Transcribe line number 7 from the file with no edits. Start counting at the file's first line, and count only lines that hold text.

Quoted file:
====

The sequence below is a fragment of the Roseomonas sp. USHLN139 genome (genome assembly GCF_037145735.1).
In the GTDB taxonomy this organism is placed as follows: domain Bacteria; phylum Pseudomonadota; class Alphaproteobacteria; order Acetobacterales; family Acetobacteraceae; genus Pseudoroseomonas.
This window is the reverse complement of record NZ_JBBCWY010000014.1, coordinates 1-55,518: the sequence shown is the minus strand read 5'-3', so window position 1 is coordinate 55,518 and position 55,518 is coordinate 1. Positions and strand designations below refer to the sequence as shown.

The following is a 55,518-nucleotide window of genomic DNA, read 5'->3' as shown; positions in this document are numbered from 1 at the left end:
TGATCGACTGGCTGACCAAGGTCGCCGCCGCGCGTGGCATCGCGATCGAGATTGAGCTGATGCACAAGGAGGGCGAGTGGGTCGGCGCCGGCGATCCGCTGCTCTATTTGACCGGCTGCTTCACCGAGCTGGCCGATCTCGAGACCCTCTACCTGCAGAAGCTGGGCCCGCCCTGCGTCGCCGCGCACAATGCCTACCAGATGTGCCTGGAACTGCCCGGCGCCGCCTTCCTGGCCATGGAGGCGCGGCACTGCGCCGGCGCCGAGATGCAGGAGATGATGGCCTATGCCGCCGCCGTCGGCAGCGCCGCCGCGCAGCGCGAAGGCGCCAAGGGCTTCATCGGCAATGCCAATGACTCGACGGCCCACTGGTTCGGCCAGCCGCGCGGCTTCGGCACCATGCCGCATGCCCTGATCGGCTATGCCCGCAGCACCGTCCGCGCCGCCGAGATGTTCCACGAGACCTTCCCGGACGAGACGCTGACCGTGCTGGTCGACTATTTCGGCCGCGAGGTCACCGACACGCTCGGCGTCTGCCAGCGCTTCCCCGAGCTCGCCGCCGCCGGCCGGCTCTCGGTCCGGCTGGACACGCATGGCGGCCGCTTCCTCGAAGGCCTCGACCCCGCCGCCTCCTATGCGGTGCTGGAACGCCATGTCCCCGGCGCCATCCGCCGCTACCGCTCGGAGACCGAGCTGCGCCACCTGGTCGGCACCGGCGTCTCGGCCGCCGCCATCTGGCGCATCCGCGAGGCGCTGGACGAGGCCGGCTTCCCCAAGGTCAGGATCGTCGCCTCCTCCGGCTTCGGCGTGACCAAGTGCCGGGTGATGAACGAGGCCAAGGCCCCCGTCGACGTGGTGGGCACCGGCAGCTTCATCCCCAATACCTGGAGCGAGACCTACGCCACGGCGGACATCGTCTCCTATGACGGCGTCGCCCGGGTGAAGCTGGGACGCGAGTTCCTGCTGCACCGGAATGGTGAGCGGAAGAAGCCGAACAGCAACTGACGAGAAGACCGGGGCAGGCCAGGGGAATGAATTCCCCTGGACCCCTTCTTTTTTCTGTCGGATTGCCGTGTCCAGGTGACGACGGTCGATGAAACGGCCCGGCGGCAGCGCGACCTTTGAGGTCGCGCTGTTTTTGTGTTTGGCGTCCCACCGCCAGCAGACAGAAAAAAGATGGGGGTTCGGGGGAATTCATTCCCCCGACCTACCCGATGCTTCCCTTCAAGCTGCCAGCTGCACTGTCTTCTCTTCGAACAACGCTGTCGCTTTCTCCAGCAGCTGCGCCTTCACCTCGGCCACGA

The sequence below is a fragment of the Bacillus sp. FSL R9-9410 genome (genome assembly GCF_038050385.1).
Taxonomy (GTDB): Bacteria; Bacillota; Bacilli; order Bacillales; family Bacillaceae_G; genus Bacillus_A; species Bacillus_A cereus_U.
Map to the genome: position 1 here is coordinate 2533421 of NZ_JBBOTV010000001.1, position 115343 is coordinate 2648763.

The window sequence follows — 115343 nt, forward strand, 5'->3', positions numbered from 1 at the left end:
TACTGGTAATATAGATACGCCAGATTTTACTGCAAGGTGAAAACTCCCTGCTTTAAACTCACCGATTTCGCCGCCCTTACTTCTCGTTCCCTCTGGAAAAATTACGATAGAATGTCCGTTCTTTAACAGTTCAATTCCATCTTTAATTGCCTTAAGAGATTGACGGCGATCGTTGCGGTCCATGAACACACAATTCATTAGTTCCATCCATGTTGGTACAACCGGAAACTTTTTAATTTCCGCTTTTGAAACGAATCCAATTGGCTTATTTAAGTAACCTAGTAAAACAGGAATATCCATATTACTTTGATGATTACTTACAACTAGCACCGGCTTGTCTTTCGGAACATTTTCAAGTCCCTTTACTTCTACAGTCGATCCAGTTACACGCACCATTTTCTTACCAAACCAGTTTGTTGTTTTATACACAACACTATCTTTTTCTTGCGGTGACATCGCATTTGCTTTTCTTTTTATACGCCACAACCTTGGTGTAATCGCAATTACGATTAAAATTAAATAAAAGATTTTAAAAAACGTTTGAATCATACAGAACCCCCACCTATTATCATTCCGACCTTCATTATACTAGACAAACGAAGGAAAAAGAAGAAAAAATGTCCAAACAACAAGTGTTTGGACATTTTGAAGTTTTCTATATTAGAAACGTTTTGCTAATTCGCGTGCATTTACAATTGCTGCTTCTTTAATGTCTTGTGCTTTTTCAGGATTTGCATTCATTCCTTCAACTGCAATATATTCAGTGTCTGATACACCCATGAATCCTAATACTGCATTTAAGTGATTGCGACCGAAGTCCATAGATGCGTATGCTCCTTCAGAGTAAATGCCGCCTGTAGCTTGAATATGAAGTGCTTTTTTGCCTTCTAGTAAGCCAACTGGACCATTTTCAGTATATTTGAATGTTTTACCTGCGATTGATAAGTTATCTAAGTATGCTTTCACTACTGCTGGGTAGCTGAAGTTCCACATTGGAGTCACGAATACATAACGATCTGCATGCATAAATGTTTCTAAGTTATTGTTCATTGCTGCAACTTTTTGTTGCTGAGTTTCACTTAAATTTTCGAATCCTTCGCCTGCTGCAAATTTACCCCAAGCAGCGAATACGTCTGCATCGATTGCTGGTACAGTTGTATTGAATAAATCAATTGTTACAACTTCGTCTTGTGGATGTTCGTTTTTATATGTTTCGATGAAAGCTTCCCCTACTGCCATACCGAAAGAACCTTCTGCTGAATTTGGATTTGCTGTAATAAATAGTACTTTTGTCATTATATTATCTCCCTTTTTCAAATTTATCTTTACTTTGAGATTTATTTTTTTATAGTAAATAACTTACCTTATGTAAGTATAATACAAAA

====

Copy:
Taxonomy (GTDB): Bacteria; Bacillota; Bacilli; order Bacillales; family Bacillaceae_G; genus Bacillus_A; species Bacillus_A cereus_U.